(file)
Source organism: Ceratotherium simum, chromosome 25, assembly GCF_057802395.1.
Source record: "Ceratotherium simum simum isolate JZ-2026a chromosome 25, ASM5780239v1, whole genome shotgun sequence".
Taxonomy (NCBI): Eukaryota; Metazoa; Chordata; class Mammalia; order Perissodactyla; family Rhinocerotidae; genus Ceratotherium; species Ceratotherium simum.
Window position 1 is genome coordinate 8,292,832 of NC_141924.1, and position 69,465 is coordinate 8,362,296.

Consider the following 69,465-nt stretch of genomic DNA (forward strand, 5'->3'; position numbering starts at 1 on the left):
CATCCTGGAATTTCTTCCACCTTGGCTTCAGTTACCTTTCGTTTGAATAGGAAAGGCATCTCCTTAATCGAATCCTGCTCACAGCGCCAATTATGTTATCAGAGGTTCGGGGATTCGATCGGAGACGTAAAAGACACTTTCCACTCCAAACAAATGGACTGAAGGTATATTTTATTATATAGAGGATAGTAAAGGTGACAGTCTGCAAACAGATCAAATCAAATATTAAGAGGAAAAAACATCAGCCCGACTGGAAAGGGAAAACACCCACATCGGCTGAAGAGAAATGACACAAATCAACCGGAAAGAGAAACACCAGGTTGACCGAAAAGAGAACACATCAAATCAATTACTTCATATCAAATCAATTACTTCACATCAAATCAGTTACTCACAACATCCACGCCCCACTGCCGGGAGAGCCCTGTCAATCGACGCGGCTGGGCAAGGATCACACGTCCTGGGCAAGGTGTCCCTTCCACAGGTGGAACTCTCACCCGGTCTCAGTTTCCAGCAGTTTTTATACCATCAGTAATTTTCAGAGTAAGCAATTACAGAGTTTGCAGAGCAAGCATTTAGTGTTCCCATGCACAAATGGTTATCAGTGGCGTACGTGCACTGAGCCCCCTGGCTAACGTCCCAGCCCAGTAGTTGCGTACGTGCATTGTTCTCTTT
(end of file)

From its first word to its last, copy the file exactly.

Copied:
Source organism: Ceratotherium simum, chromosome 25, assembly GCF_057802395.1.
Source record: "Ceratotherium simum simum isolate JZ-2026a chromosome 25, ASM5780239v1, whole genome shotgun sequence".
Taxonomy (NCBI): Eukaryota; Metazoa; Chordata; class Mammalia; order Perissodactyla; family Rhinocerotidae; genus Ceratotherium; species Ceratotherium simum.
Window position 1 is genome coordinate 8,292,832 of NC_141924.1, and position 69,465 is coordinate 8,362,296.

Consider the following 69,465-nt stretch of genomic DNA (forward strand, 5'->3'; position numbering starts at 1 on the left):
CATCCTGGAATTTCTTCCACCTTGGCTTCAGTTACCTTTCGTTTGAATAGGAAAGGCATCTCCTTAATCGAATCCTGCTCACAGCGCCAATTATGTTATCAGAGGTTCGGGGATTCGATCGGAGACGTAAAAGACACTTTCCACTCCAAACAAATGGACTGAAGGTATATTTTATTATATAGAGGATAGTAAAGGTGACAGTCTGCAAACAGATCAAATCAAATATTAAGAGGAAAAAACATCAGCCCGACTGGAAAGGGAAAACACCCACATCGGCTGAAGAGAAATGACACAAATCAACCGGAAAGAGAAACACCAGGTTGACCGAAAAGAGAACACATCAAATCAATTACTTCATATCAAATCAATTACTTCACATCAAATCAGTTACTCACAACATCCACGCCCCACTGCCGGGAGAGCCCTGTCAATCGACGCGGCTGGGCAAGGATCACACGTCCTGGGCAAGGTGTCCCTTCCACAGGTGGAACTCTCACCCGGTCTCAGTTTCCAGCAGTTTTTATACCATCAGTAATTTTCAGAGTAAGCAATTACAGAGTTTGCAGAGCAAGCATTTAGTGTTCCCATGCACAAATGGTTATCAGTGGCGTACGTGCACTGAGCCCCCTGGCTAACGTCCCAGCCCAGTAGTTGCGTACGTGCATTGTTCTCTTT